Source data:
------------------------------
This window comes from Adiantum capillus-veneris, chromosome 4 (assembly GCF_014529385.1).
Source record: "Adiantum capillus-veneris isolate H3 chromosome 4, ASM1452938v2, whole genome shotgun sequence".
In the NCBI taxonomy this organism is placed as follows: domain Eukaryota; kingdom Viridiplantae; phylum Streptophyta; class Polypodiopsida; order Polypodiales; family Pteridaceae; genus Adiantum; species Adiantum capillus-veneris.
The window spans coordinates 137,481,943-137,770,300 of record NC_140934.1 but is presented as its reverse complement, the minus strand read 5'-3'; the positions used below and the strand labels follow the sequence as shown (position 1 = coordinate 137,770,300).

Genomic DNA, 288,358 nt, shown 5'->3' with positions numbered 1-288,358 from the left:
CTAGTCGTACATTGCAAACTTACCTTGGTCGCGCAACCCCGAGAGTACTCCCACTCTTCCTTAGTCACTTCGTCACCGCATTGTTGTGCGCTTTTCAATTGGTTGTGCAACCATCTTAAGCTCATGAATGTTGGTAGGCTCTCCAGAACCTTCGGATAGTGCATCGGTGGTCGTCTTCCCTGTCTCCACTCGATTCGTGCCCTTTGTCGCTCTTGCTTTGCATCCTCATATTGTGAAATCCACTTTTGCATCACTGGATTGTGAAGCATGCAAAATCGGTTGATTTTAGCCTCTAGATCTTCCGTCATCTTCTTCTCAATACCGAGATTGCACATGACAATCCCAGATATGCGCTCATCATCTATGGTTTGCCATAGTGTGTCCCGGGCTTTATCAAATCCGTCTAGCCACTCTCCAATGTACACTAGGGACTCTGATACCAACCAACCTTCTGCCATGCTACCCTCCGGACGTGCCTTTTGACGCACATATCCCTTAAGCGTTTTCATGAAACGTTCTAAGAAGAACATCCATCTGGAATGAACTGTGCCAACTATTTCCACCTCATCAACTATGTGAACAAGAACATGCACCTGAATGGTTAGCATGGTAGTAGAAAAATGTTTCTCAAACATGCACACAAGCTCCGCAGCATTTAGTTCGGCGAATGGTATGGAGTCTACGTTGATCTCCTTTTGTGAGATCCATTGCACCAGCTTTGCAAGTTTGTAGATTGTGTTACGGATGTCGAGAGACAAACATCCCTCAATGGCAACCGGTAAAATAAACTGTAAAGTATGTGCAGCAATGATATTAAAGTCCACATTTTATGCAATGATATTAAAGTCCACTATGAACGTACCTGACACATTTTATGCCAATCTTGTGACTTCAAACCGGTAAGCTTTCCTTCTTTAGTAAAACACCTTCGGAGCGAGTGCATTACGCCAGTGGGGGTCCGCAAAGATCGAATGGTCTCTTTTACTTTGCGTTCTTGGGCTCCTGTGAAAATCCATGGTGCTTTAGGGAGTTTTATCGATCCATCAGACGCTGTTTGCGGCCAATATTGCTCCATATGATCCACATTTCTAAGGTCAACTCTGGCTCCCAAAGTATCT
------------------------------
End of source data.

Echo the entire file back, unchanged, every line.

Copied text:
This window comes from Adiantum capillus-veneris, chromosome 4 (assembly GCF_014529385.1).
Source record: "Adiantum capillus-veneris isolate H3 chromosome 4, ASM1452938v2, whole genome shotgun sequence".
In the NCBI taxonomy this organism is placed as follows: domain Eukaryota; kingdom Viridiplantae; phylum Streptophyta; class Polypodiopsida; order Polypodiales; family Pteridaceae; genus Adiantum; species Adiantum capillus-veneris.
The window spans coordinates 137,481,943-137,770,300 of record NC_140934.1 but is presented as its reverse complement, the minus strand read 5'-3'; the positions used below and the strand labels follow the sequence as shown (position 1 = coordinate 137,770,300).

Genomic DNA, 288,358 nt, shown 5'->3' with positions numbered 1-288,358 from the left:
CTAGTCGTACATTGCAAACTTACCTTGGTCGCGCAACCCCGAGAGTACTCCCACTCTTCCTTAGTCACTTCGTCACCGCATTGTTGTGCGCTTTTCAATTGGTTGTGCAACCATCTTAAGCTCATGAATGTTGGTAGGCTCTCCAGAACCTTCGGATAGTGCATCGGTGGTCGTCTTCCCTGTCTCCACTCGATTCGTGCCCTTTGTCGCTCTTGCTTTGCATCCTCATATTGTGAAATCCACTTTTGCATCACTGGATTGTGAAGCATGCAAAATCGGTTGATTTTAGCCTCTAGATCTTCCGTCATCTTCTTCTCAATACCGAGATTGCACATGACAATCCCAGATATGCGCTCATCATCTATGGTTTGCCATAGTGTGTCCCGGGCTTTATCAAATCCGTCTAGCCACTCTCCAATGTACACTAGGGACTCTGATACCAACCAACCTTCTGCCATGCTACCCTCCGGACGTGCCTTTTGACGCACATATCCCTTAAGCGTTTTCATGAAACGTTCTAAGAAGAACATCCATCTGGAATGAACTGTGCCAACTATTTCCACCTCATCAACTATGTGAACAAGAACATGCACCTGAATGGTTAGCATGGTAGTAGAAAAATGTTTCTCAAACATGCACACAAGCTCCGCAGCATTTAGTTCGGCGAATGGTATGGAGTCTACGTTGATCTCCTTTTGTGAGATCCATTGCACCAGCTTTGCAAGTTTGTAGATTGTGTTACGGATGTCGAGAGACAAACATCCCTCAATGGCAACCGGTAAAATAAACTGTAAAGTATGTGCAGCAATGATATTAAAGTCCACATTTTATGCAATGATATTAAAGTCCACTATGAACGTACCTGACACATTTTATGCCAATCTTGTGACTTCAAACCGGTAAGCTTTCCTTCTTTAGTAAAACACCTTCGGAGCGAGTGCATTACGCCAGTGGGGGTCCGCAAAGATCGAATGGTCTCTTTTACTTTGCGTTCTTGGGCTCCTGTGAAAATCCATGGTGCTTTAGGGAGTTTTATCGATCCATCAGACGCTGTTTGCGGCCAATATTGCTCCATATGATCCACATTTCTAAGGTCAACTCTGGCTCCCAAAGTATCT